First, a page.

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You can buy travel adapters for AC power plugs, but do powerstrips exist that accomodate different international power plugs in one unit? When travelling and collaborating in an international environment, power cords turn into a spagetti of cords.

It would be so convenient if powerstrips exist which accomodate for example an US, a British, French/German power cord on one unit, but I have not find it and I have search extensively.

Do they exist at all, or do international laws prohibit such a device?

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Such a device would be handy even for those of us who need to charge a laptop, a camera, and a mobile phone while travelling. Especially if one or more of those was purchased (or replaced) while abroad. –  hippietrail Dec 12 '11 at 16:42
Hi - there already seem to be several answers on here which answer your question, but you've added a bounty, which presumably means they aren't answering your original problem. Would you mind clarifying what you're missing? –  Andrew Ferrier Sep 10 '13 at 14:23
@AndrewFerrier I intend to give bounties to all those answers that proved to be practical over time. Unfortunately I have to wait 24h to give the bounty, otherwise I would have already awarded the bounty –  user141 Sep 10 '13 at 14:30
@Andra, OK, got it. –  Andrew Ferrier Sep 10 '13 at 15:02
@AndrewFerrier, but now I am in doubt, since your recent addition deserves a bounty as well. Maybe it is a good thing afterall this 24h thinking time. –  user141 Sep 10 '13 at 15:06

8 Answers 8

up vote 15 down vote accepted

In India, a lot of plug sockets look like this indian plug socket they seem to accept plug types from most countries. It's a shame you can't find these everywhere.

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I'm not sure how widespread these are in stores around the world, but try looking online (in the US, a search for "universal power strip" did the trick). You may need an adapter for the power strip's plug, depending on where it ships from, but that shouldn't be a big deal. I know Amazon US, at least, has several varieties, including this one: amazon.com/WONPRO-UNIVERSAL-POWER-STRIP-OUTLETS/dp/B000WG069C/… –  Laura Dec 12 '11 at 16:40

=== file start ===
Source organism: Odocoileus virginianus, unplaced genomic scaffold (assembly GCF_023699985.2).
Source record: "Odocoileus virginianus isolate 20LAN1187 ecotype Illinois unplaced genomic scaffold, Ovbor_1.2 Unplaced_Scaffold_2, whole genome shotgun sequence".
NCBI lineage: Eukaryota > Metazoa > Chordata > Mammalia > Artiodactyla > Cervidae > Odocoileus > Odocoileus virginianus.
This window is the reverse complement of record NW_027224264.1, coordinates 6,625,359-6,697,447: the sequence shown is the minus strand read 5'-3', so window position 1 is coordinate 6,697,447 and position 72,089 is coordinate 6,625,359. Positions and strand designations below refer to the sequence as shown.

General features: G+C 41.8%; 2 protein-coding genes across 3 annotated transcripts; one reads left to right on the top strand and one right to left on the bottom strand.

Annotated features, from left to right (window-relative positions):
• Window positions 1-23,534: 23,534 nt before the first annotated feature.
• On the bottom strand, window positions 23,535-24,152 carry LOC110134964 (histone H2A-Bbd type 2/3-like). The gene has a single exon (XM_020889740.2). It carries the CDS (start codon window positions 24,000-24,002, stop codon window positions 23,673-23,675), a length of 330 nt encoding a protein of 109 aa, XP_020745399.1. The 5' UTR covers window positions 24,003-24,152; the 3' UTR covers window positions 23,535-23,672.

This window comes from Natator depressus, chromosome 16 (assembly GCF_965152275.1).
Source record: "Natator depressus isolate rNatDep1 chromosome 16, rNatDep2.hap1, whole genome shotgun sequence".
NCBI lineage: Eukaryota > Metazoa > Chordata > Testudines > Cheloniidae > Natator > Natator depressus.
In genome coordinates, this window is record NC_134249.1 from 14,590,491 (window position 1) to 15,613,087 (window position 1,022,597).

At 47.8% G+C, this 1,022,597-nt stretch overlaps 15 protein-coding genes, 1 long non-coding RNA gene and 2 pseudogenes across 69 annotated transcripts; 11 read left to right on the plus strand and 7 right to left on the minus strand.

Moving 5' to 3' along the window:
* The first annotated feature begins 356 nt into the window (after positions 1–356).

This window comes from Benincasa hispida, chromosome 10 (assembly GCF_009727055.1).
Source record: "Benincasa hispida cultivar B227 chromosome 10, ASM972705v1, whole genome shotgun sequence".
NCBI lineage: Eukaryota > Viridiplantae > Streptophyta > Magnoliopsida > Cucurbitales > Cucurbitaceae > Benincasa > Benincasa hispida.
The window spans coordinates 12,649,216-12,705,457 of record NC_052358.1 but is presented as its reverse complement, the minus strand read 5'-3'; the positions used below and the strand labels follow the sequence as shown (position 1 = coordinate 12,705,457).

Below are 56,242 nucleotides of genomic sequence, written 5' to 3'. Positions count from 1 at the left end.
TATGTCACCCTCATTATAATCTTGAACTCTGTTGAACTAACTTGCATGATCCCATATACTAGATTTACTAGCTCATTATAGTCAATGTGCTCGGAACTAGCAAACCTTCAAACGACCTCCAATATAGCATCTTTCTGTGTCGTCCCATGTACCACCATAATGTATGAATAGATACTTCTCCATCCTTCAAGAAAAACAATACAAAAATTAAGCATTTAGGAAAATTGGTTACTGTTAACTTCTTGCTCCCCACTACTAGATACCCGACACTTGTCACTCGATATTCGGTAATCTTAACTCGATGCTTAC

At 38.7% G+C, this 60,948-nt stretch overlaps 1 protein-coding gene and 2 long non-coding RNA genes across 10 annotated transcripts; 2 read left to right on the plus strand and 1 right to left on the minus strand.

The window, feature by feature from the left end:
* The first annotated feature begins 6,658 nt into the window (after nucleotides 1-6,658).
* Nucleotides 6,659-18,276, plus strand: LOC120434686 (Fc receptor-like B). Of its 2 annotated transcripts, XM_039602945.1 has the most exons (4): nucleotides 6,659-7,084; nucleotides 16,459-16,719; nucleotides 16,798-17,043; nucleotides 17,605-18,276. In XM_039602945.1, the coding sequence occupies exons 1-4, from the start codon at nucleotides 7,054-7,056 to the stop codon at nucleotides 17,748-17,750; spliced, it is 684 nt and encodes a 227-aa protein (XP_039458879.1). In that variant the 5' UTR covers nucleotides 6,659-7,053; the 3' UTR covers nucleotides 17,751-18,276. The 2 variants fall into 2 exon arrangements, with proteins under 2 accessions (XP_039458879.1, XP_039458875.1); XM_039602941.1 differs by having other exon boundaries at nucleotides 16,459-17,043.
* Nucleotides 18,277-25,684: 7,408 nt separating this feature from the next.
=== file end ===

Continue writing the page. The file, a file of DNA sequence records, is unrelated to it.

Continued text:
I use adapter strips like this. They are quite common in China and almost any hotel will lend you one when asked. –  Rincewind42 Jan 8 '12 at 15:14
I came across one of these "in the wild" at a conference in Sydney: facebook.com/Kate.Gregory.Public#!/… –  Kate Gregory Aug 17 '12 at 1:19
My hostel in Bangkok had sockets like these in the walls of the common room - they are a great idea for hostels! –  hippietrail Sep 10 '13 at 13:54

It's very hard to make a universal socket that's compliant with all the safety standards that would apply. Eg in the UK BS 1363 sockets must have shutters over the L and N holes and plugs must be fused.

The simple answer, if you are travelling to many countries, is often to take your domestic power strip but change the plug on it to a IEC 60320 inlet. This will work with C-13 and C-15 plugs, and almost everywhere will have a kettle lead or a computer lead you can borrow.

If you are expecting foreign visitors, provide a IEC 60320 multi-way strip with C13-C14 leads for most appliances and C-5 plugs for laptops.

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Using a power strip with an IEC C-14 plug is a clever idea, but I've never seen one of those for sale (although, apparently, they do exist). You could make one yourself, either with a rewirable C-14 plug or by replacing the entire cord of a normal power strip, but I wouldn't advise it unless you have at least a bit of experience working with mains wiring. (Pro tip: the yellow-green wire is the ground; always make sure it's correctly and securely wired, and has more slack than the others.) –  Ilmari Karonen Jun 30 '14 at 19:11

I do see your point about the collaboration among people of different power types:

enter image description here

(Yes, the rightmost plug is going through three adaptors. It's from 5 years ago, but I believe that one is mine. The picture was taken in South Africa: SA to UK adapters and UK to US adapters were plentiful, other combinations not so much. After that trip I started carrying the mini power strips.)

But surely when you're in your hotel room, all the things you want to plug in are the same kind of plug? I take a small power strip (my smallest is a cube that accomodates 5 plugs; my airport friendmaker) and plug it, using the adapter, into the wall. Then I can plug everything else into the power strip.

I never bother taking a stepdown transformer with me because the only things that I charge (eg my laptop; battery recharger; phone) on the road are happy at both 220 and 110 (and certainly within 10% of each of those.) But if you did then you might want two small strips. Something like this won't take up much room at all:

enter image description here